- Best unearthing: Russian filmmaker Alla Kovgan discovered an old reel of a 1958 Merce Cunningham performance in the storage bins of Norddeutscher Rundfunk Studio in Hamburg. The archival film includes Changeling (1957) and excerpts from Suite for Two and Springweather and People, making it possible for former Cunningham dancer Jean Freebury to reconstruct Changeling and Springweather at Baryshnikov Arts Center.
- Best socially conscious soundtrack: Kyle Abraham's Untitled America for Alvin Ailey American Dance Theater has us listening to the voices of people who have been incarcerated or relatives of inmates. We know from statistics that America puts an inordinate number of black men behind bars. Abraham brought this tragedy into the theater. Laura Mvula's song "Father Father" had everyone in tears.
Booking a gig on a cruise ship can feel like you're diving into the unknown—dropping everything to live in the middle of the ocean without family, friends or cell service. But cruise jobs can also offer incredible rewards, like traveling the world for free and delving into a new style.
Is ship life the right fit for you? Here are some elements to consider.
We knew that New York downtown dance darling Okwui Okpokwasili was a big deal. Critics and audiences have been raving about her dance-theater works for years, and the new documentary about her, Bronx Gothic, has attracted the attention of the larger arts community.
But never in our wildest dreams did we imagine she'd show up in a Jay Z video, along with flex dancer Storyboard P. Though we're slightly less surprised to see Storyboard in Jay Z's "4:44" video than we were to see Okpokwasili, we're jazzed that two of our favorites are featured on such a huge platform. (We're also feeling #blessed that we didn't have to subscribe to Tidal to watch this.)
Throughout the years, choreographer Seán Curran has worked with a diverse array of talented collaborators—from Kyrgyz music ensemble Ustatshakirt Plus to the the Grammy Award–winning King's Singers. But perhaps none are as meaningful as his most recent group of co-choreographers: At-risk teens from the after school program and nonprofit The Wooden Floor.
Curran has been in residence with The Wooden Floor since June, where he's worked with students to build choreography based on their lives and communities:
Their creation will be shown July 20-22 at The Wooden Floor Studio Theatre in Santa Ana, California.
"Besides the stage, baking is my other happy place," says New York City Ballet corps member Jenelle Manzi.
Four years ago, she thought her baking days were over when she was diagnosed with gluten intolerance. Manzi had been dealing with pain, frequent illness and joint inflammation for nearly 10 years. Once she cut out gluten, Manzi gradually started to feel better, noticing a transformation in how her body felt and functioned. She found her joints were less inflamed, and she got sick less often.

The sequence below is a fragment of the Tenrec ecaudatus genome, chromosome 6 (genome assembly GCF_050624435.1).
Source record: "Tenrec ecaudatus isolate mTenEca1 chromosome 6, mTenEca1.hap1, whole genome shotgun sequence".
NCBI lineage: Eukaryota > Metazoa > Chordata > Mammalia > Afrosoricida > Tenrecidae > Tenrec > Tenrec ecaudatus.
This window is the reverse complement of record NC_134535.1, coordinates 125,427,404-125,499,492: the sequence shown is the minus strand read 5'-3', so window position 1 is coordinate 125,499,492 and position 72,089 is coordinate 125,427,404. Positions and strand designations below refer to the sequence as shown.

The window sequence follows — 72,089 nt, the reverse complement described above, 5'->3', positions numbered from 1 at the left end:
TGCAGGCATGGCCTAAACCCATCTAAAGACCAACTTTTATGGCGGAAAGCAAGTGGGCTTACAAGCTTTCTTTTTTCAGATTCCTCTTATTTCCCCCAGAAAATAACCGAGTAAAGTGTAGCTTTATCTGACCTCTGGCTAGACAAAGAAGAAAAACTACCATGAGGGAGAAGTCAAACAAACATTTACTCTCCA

New York City Ballet soloist Unity Phelan and American Ballet Theatre soloist Cassandra Trenary spend every day making their hard work look effortless and graceful both in the studio and onstage. That's exactly what makes them the perfect spokesmodels for the dance-inspired activewear line, Belle Force.
To celebrate our 90th anniversary, we excavated some of our favorite hidden gems from the DM Archives—images that capture a few of the moments in time we've documented over the decades.
This image was captured during a 1978 New York City Ballet tour that took the company to Copenhagen—home turf for Adam Luders (right), who trained at the Royal Danish Ballet School and briefly danced with the company before joining NYCB as a principal dancer in 1975. Next to Luders is (of course) George Balanchine, in conversation with ballerina Suzanne Farrell. And looking on with a smile? NYCB's current ballet master in chief Peter Martins.
On March 8, 2016, Rami Shafi found himself inspired to film an impromptu dance video of his best friend, Aaron Moses Robin, improvising on Gay St. in New York City's Greenwich Village. Thus was born Pedestrian Wanderlust, a collection of dance videos that has grown to include a monthly improv jam.
Shafi works with anyone who wants to take part in the project, filming videos in locations chosen by the dancers and later adding music. The videos are shot on Shafi's iPhone in one take and, other than the starting and ending points, are entirely improvised. The editing afterwards—including the music choice—is minimal. "I don't like to edit too much. It's just what it is," says Shafi. "I usually can do the editing on the train ride home."